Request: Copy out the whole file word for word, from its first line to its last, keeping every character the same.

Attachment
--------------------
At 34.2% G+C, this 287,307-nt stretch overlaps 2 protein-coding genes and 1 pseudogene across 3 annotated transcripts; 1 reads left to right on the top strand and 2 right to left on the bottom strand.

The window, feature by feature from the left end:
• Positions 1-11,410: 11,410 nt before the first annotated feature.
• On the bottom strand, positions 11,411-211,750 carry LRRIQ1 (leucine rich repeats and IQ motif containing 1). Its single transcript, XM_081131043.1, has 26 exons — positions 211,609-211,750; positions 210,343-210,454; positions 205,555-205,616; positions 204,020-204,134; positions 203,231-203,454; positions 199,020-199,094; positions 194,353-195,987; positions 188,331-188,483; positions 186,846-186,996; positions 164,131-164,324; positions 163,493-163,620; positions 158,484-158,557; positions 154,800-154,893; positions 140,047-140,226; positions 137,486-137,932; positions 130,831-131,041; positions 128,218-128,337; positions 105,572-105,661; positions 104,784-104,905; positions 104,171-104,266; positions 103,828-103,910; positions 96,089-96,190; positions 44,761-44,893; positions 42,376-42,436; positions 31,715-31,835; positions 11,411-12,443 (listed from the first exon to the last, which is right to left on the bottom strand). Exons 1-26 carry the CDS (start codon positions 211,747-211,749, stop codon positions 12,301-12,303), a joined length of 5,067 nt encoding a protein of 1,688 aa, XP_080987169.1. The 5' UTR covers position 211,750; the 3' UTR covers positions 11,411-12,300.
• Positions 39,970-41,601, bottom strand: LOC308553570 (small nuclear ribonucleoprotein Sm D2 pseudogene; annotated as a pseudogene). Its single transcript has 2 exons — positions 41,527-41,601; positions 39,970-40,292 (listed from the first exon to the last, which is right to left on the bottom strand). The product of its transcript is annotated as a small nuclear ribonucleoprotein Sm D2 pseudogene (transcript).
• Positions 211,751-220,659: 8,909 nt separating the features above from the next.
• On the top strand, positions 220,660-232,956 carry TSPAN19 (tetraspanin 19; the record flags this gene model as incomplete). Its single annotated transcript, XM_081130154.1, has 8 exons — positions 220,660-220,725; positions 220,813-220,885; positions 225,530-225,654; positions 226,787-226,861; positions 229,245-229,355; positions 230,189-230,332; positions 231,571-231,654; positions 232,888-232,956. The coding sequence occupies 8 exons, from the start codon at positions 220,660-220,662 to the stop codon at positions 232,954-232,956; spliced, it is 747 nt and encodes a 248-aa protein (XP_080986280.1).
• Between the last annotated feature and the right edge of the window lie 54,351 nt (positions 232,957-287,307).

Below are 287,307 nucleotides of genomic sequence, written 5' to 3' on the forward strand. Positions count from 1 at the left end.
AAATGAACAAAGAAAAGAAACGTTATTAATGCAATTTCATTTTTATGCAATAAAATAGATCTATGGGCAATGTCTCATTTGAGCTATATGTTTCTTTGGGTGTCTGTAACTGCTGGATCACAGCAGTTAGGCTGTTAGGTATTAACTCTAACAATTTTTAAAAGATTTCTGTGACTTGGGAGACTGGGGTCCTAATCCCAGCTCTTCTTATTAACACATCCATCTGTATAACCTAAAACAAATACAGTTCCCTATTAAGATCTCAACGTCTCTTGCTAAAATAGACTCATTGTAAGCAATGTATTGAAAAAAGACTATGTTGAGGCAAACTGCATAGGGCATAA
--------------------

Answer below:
At 34.2% G+C, this 287,307-nt stretch overlaps 2 protein-coding genes and 1 pseudogene across 3 annotated transcripts; 1 reads left to right on the top strand and 2 right to left on the bottom strand.

The window, feature by feature from the left end:
• Positions 1-11,410: 11,410 nt before the first annotated feature.
• On the bottom strand, positions 11,411-211,750 carry LRRIQ1 (leucine rich repeats and IQ motif containing 1). Its single transcript, XM_081131043.1, has 26 exons — positions 211,609-211,750; positions 210,343-210,454; positions 205,555-205,616; positions 204,020-204,134; positions 203,231-203,454; positions 199,020-199,094; positions 194,353-195,987; positions 188,331-188,483; positions 186,846-186,996; positions 164,131-164,324; positions 163,493-163,620; positions 158,484-158,557; positions 154,800-154,893; positions 140,047-140,226; positions 137,486-137,932; positions 130,831-131,041; positions 128,218-128,337; positions 105,572-105,661; positions 104,784-104,905; positions 104,171-104,266; positions 103,828-103,910; positions 96,089-96,190; positions 44,761-44,893; positions 42,376-42,436; positions 31,715-31,835; positions 11,411-12,443 (listed from the first exon to the last, which is right to left on the bottom strand). Exons 1-26 carry the CDS (start codon positions 211,747-211,749, stop codon positions 12,301-12,303), a joined length of 5,067 nt encoding a protein of 1,688 aa, XP_080987169.1. The 5' UTR covers position 211,750; the 3' UTR covers positions 11,411-12,300.
• Positions 39,970-41,601, bottom strand: LOC308553570 (small nuclear ribonucleoprotein Sm D2 pseudogene; annotated as a pseudogene). Its single transcript has 2 exons — positions 41,527-41,601; positions 39,970-40,292 (listed from the first exon to the last, which is right to left on the bottom strand). The product of its transcript is annotated as a small nuclear ribonucleoprotein Sm D2 pseudogene (transcript).
• Positions 211,751-220,659: 8,909 nt separating the features above from the next.
• On the top strand, positions 220,660-232,956 carry TSPAN19 (tetraspanin 19; the record flags this gene model as incomplete). Its single annotated transcript, XM_081130154.1, has 8 exons — positions 220,660-220,725; positions 220,813-220,885; positions 225,530-225,654; positions 226,787-226,861; positions 229,245-229,355; positions 230,189-230,332; positions 231,571-231,654; positions 232,888-232,956. The coding sequence occupies 8 exons, from the start codon at positions 220,660-220,662 to the stop codon at positions 232,954-232,956; spliced, it is 747 nt and encodes a 248-aa protein (XP_080986280.1).
• Between the last annotated feature and the right edge of the window lie 54,351 nt (positions 232,957-287,307).

Below are 287,307 nucleotides of genomic sequence, written 5' to 3' on the forward strand. Positions count from 1 at the left end.
AAATGAACAAAGAAAAGAAACGTTATTAATGCAATTTCATTTTTATGCAATAAAATAGATCTATGGGCAATGTCTCATTTGAGCTATATGTTTCTTTGGGTGTCTGTAACTGCTGGATCACAGCAGTTAGGCTGTTAGGTATTAACTCTAACAATTTTTAAAAGATTTCTGTGACTTGGGAGACTGGGGTCCTAATCCCAGCTCTTCTTATTAACACATCCATCTGTATAACCTAAAACAAATACAGTTCCCTATTAAGATCTCAACGTCTCTTGCTAAAATAGACTCATTGTAAGCAATGTATTGAAAAAAGACTATGTTGAGGCAAACTGCATAGGGCATAA